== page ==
Regarding the environment Macron, much like Hollande, wants to slowly reduce the part of nuclear energy in the country and replace it with renewable energies.
Finally, the candidate’s security measures are the policies where Macron is the closest to Hollande. He wants to create 15,000 new places in French prisons and 5,000 new coast guards jobs in Europe, two policies that were considered during Hollande’s term. He wants to create a task force for secret services and reform the judiciary system in the same way that Hollande planned on doing in 2012. His take on cyber-security and creating more jobs in that area is also a policy that the president started tackling during his mandate. The only aspect where the two diverge is the treatment of radicalised citizens and their confinement in special detention centres instead of standard prisons.
“I want to create a Task Force that will coordinate the operations with the intelligence services”
The rupture is mostly represented in his economic policies. Macron wants to help small companies, by creation a €10 billion fund and lower the employers’ contribution rates, for example. He wants to reform retirement pensions and get rid of the special regimes so that all citizens get the same treatment. His measures on Europe and its economy are also different in some aspect. Macron wants to give priority to European companies on the European market and create a unique numerical market for the EU.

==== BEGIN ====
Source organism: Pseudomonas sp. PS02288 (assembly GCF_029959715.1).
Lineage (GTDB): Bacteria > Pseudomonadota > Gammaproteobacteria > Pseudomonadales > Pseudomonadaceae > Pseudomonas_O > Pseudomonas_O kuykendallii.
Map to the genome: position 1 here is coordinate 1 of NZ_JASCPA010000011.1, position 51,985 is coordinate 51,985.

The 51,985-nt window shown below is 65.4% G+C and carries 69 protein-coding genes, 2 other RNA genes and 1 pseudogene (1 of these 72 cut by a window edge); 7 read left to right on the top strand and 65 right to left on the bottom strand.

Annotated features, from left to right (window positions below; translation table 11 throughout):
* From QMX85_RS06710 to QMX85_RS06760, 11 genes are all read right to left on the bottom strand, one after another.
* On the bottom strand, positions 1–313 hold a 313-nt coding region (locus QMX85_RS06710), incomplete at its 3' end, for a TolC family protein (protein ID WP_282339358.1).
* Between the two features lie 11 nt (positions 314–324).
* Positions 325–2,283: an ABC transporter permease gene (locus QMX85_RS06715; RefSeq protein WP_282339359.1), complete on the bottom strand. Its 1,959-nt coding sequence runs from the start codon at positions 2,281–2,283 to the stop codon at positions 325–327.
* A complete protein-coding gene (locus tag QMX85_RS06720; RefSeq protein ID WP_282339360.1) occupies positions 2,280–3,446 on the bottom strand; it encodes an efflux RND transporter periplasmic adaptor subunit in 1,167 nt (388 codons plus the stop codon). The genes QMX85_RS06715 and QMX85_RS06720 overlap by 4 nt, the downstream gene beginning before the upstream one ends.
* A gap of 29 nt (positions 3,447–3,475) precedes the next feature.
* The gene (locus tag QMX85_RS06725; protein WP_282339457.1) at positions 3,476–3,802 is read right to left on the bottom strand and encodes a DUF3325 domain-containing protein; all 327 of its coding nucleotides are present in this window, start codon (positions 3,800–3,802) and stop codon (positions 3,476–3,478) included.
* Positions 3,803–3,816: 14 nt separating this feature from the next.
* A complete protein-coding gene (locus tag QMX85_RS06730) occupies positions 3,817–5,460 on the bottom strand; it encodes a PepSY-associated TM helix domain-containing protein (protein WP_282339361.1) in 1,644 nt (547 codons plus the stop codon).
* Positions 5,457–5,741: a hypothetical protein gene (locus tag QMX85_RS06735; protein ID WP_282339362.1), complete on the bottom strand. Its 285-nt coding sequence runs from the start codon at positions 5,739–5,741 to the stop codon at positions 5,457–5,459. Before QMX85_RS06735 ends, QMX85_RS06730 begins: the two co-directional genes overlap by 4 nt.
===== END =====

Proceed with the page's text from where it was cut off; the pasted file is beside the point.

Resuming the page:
His chapter on Society measures includes the creation of a Minister of Cult and Secularism, putting the French language as an essential criterion to obtain citizenship. He also wants to reform the institutions, which was a very attractive aspect for his young voters. Macron wants to get rid of special retirement pensions for deputies, compulsory gender parity at any elections and a tougher control and evaluation on the legislative and parliamentary work. But most importantly, he wants to prevent anyone with a criminal record to run for an election in the country.
Finally, the last aspect where the two politicians diverge is the healthcare system. Macron wants to reform the system that would reimburse the totality of certain aspects such as glasses and anything related to dentistry and audition. He also wants to help hospitals by dedicating €5 billion.
“The most urgent project: change the political sphere”
Overall, many of Macron’s policies are about continuing Hollande’s ones from 2012 and would include the ones already established during the mandate. However, Macron does distance himself from the socialist candidate regarding his measures on taxes and support for companies, but also with his modern take on Europe and on the political institutions. The similarities on the economy are not so shocking as Macron was an advisor for Hollande’s government in 2012, as mentioned earlier.
© REUTERS/Philippe Wojazer